Britain said yesterday it would seek a "temporary customs union" with the European Union for one or two years after Brexit in an opening gambit for negotiations that got a cold response from Brussels. The government said it would seek to agree a "time-limited period of implementation" after leaving the EU to provide certainty for businesses and allow new customs arrangements to be set up.
The Department for Exiting the EU said Britain wanted to be able to sign free trade agreements with third countries during this period, although these would only be implemented at the end of it. Brexit minister David Davis told BBC radio that the transition period could last "something like two years" and would have to be over by the time of the next general election, which is set for 2022. The proposal was welcomed by the Confederation of British Industry, Britain's big business lobby, but opposition parties dismissed it as "fantasy".
The European Commission, the EU's executive arm, said it would "take note" of the proposals but would not negotiate on the future relationship with Britain before other issues are resolved.
"'Frictionless trade' is not possible outside the single market and customs union," it said in a statement. Britain says its membership of the EU customs union, which currently allows for the tariff-free movement of goods, will end along with its membership of the single market when it leaves the bloc in March 2019. After that "one possible approach would be a temporary customs union between the UK and the EU," the Brexit ministry said in a statement, ahead of the publication of the full paper later yesterday. Experts have warned it will be extremely difficult to negotiate a new EU-UK free trade agreement before Britain leaves the bloc - particularly as Brussels has so far refused even to start trade talks. It says there must be broad agreement first on three key issues - Britain's financial settlement, the issue of expatriate rights, and the question of the border between British-controlled Northern Ireland and Ireland. Asked about the divorce bill yesterday, Davis said that Britain would meet "any real international obligations" but added that "there won't be a number by October or November". Britain will publish its proposals on the Northern Ireland border issue today, ahead of the third round of Brexit negotiations in Brussels at the end of the month.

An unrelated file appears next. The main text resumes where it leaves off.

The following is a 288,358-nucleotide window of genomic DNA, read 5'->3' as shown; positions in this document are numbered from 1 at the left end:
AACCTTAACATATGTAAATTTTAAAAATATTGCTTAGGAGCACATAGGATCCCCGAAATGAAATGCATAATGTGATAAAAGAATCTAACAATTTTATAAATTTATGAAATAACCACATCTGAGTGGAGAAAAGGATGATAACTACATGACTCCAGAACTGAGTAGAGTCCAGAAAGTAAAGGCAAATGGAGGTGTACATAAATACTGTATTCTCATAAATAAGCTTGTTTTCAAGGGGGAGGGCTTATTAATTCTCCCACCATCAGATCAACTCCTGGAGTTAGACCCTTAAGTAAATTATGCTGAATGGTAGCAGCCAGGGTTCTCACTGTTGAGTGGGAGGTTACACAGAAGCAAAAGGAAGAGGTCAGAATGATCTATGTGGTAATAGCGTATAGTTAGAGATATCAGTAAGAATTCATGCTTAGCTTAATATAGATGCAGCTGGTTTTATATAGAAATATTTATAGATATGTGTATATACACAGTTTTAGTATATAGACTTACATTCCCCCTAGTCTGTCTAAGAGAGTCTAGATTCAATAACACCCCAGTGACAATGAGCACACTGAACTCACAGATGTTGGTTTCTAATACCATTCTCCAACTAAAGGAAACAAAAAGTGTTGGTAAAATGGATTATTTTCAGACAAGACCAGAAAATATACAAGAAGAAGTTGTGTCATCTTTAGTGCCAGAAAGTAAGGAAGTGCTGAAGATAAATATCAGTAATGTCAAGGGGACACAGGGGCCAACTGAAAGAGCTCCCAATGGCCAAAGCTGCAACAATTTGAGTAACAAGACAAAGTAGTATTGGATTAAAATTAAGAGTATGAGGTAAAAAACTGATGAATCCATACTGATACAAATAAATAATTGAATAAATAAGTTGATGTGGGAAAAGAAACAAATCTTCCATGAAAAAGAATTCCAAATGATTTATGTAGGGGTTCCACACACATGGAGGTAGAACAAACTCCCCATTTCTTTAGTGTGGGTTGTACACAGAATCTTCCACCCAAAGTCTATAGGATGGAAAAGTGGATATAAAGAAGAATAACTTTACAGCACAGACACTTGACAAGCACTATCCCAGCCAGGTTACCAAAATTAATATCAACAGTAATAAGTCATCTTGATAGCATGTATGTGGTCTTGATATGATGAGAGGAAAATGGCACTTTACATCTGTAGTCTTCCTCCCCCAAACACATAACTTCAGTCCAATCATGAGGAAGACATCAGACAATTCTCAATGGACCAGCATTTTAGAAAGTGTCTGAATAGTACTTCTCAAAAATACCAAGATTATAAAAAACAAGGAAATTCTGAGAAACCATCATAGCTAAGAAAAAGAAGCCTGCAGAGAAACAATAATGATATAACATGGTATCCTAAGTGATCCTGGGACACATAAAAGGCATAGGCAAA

The CBI's deputy director Josh Hardie said the government's proposal of a customs transition period was "encouraging".
"The clock is ticking and what matters now is giving companies the confidence to continue investing as quickly as possible," he said. But opposition Labour lawmaker Chris Leslie, from the campaign group Open Britain, said the proposal represented "wishful thinking of the highest order".
"It is a fantasy to pretend we can have the freest and most frictionless trade possible with our largest partner when the government remain intent on pulling Britain out of the customs union," he said.
The Liberal Democrats, a minor opposition party that wants a second referendum that could allow Britain to stay in the EU, said the proposal for an interim arrangement "will only delay the economic pain caused by leaving the customs union".
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